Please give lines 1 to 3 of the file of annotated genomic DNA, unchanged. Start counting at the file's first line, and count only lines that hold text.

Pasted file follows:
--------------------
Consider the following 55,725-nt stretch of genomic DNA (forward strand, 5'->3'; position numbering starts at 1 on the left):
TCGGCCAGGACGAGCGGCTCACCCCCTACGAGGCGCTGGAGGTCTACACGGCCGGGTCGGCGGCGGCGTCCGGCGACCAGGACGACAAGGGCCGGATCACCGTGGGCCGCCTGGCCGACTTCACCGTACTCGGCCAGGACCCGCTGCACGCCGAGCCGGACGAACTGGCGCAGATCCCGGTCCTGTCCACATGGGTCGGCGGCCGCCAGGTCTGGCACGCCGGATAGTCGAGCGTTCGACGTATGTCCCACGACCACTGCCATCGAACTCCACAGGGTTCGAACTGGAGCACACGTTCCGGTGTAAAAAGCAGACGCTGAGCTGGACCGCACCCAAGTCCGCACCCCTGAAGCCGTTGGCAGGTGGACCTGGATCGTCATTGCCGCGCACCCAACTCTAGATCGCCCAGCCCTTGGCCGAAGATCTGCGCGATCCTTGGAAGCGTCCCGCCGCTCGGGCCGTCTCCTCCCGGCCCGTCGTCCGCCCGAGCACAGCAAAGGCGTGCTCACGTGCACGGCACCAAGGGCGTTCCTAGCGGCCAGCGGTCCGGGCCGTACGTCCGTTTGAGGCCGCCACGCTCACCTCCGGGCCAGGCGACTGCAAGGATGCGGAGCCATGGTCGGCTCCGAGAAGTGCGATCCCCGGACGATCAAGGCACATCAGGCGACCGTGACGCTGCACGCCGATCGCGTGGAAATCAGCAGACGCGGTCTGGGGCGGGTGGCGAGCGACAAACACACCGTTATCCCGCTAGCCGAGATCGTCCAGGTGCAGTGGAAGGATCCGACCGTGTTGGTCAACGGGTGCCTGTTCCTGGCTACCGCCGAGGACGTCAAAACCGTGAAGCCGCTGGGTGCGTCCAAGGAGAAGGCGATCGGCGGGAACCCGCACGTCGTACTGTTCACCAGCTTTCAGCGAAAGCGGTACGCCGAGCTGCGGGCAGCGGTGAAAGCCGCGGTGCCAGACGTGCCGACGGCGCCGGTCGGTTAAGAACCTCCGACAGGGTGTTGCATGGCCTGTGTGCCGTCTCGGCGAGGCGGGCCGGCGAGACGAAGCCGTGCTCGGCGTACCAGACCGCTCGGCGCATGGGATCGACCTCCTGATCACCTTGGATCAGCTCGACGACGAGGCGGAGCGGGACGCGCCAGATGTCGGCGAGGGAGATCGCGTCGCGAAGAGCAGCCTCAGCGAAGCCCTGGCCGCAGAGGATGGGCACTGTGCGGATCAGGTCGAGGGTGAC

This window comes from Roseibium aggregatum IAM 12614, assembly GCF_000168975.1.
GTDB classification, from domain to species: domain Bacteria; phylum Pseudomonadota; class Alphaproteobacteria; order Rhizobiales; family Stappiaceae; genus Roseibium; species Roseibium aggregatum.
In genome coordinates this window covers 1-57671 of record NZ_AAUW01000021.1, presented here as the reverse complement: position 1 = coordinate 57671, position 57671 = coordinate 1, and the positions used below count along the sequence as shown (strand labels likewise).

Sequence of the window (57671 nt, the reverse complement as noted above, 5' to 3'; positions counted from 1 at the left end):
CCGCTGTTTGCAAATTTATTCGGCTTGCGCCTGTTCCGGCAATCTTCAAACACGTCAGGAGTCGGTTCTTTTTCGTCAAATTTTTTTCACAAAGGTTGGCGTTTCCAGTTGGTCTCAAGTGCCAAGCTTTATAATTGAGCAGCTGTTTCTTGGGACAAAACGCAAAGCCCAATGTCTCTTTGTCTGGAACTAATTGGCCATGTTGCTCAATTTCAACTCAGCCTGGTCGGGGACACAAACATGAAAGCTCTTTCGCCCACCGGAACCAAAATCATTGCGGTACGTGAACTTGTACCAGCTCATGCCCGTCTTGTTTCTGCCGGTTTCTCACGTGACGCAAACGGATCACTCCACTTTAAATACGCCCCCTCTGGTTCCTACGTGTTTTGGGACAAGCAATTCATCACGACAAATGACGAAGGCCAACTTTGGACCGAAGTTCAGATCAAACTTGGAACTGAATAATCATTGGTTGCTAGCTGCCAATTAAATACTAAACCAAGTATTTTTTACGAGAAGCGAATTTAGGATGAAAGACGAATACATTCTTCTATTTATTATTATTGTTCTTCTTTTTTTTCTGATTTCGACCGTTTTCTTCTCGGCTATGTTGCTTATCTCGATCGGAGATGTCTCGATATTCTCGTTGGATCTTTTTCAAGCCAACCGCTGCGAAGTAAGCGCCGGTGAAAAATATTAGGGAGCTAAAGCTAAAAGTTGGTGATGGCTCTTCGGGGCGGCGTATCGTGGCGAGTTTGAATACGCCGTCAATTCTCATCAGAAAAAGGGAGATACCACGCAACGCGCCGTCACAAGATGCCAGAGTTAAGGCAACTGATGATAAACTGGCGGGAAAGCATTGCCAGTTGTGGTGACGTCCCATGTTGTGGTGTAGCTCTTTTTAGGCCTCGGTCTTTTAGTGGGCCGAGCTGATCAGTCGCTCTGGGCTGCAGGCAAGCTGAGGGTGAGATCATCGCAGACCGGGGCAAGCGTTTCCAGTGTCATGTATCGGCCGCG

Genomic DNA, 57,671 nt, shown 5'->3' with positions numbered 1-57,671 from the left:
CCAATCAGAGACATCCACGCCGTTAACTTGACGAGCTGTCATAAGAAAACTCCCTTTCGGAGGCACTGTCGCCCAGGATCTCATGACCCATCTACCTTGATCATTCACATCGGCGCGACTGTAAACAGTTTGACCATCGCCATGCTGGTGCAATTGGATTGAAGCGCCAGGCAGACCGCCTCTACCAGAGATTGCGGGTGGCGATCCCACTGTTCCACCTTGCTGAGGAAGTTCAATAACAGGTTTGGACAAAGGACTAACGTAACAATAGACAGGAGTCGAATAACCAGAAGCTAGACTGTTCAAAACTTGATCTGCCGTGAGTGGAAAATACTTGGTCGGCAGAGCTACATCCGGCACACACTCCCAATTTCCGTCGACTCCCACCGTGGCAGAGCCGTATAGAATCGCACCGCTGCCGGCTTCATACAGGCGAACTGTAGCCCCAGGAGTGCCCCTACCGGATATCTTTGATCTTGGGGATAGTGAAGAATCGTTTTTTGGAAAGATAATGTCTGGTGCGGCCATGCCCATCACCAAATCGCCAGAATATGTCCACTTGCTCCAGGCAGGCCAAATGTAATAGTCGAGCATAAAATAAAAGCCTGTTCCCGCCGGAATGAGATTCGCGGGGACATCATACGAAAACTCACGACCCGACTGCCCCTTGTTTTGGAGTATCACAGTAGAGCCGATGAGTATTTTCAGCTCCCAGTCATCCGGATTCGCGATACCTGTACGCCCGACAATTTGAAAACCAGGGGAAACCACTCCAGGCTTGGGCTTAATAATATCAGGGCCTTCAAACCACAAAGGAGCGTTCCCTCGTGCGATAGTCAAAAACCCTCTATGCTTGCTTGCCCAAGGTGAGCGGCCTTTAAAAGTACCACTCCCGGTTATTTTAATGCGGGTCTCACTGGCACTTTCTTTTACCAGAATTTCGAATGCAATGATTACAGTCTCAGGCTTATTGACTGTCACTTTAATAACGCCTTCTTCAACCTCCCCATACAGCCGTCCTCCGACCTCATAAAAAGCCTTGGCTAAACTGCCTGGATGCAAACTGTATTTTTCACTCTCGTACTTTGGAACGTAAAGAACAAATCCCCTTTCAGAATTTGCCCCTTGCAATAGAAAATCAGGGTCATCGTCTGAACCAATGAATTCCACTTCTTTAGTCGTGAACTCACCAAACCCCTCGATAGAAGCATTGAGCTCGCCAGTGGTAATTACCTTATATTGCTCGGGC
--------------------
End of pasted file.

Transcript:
Consider the following 55,725-nt stretch of genomic DNA (forward strand, 5'->3'; position numbering starts at 1 on the left):
TCGGCCAGGACGAGCGGCTCACCCCCTACGAGGCGCTGGAGGTCTACACGGCCGGGTCGGCGGCGGCGTCCGGCGACCAGGACGACAAGGGCCGGATCACCGTGGGCCGCCTGGCCGACTTCACCGTACTCGGCCAGGACCCGCTGCACGCCGAGCCGGACGAACTGGCGCAGATCCCGGTCCTGTCCACATGGGTCGGCGGCCGCCAGGTCTGGCACGCCGGATAGTCGAGCGTTCGACGTATGTCCCACGACCACTGCCATCGAACTCCACAGGGTTCGAACTGGAGCACACGTTCCGGTGTAAAAAGCAGACGCTGAGCTGGACCGCACCCAAGTCCGCACCCCTGAAGCCGTTGGCAGGTGGACCTGGATCGTCATTGCCGCGCACCCAACTCTAGATCGCCCAGCCCTTGGCCGAAGATCTGCGCGATCCTTGGAAGCGTCCCGCCGCTCGGGCCGTCTCCTCCCGGCCCGTCGTCCGCCCGAGCACAGCAAAGGCGTGCTCACGTGCACGGCACCAAGGGCGTTCCTAGCGGCCAGCGGTCCGGGCCGTACGTCCGTTTGAGGCCGCCACGCTCACCTCCGGGCCAGGCGACTGCAAGGATGCGGAGCCATGGTCGGCTCCGAGAAGTGCGATCCCCGGACGATCAAGGCACATCAGGCGACCGTGACGCTGCACGCCGATCGCGTGGAAATCAGCAGACGCGGTCTGGGGCGGGTGGCGAGCGACAAACACACCGTTATCCCGCTAGCCGAGATCGTCCAGGTGCAGTGGAAGGATCCGACCGTGTTGGTCAACGGGTGCCTGTTCCTGGCTACCGCCGAGGACGTCAAAACCGTGAAGCCGCTGGGTGCGTCCAAGGAGAAGGCGATCGGCGGGAACCCGCACGTCGTACTGTTCACCAGCTTTCAGCGAAAGCGGTACGCCGAGCTGCGGGCAGCGGTGAAAGCCGCGGTGCCAGACGTGCCGACGGCGCCGGTCGGTTAAGAACCTCCGACAGGGTGTTGCATGGCCTGTGTGCCGTCTCGGCGAGGCGGGCCGGCGAGACGAAGCCGTGCTCGGCGTACCAGACCGCTCGGCGCATGGGATCGACCTCCTGATCACCTTGGATCAGCTCGACGACGAGGCGGAGCGGGACGCGCCAGATGTCGGCGAGGGAGATCGCGTCGCGAAGAGCAGCCTCAGCGAAGCCCTGGCCGCAGAGGATGGGCACTGTGCGGATCAGGTCGAGGGTGAC

This window comes from Roseibium aggregatum IAM 12614, assembly GCF_000168975.1.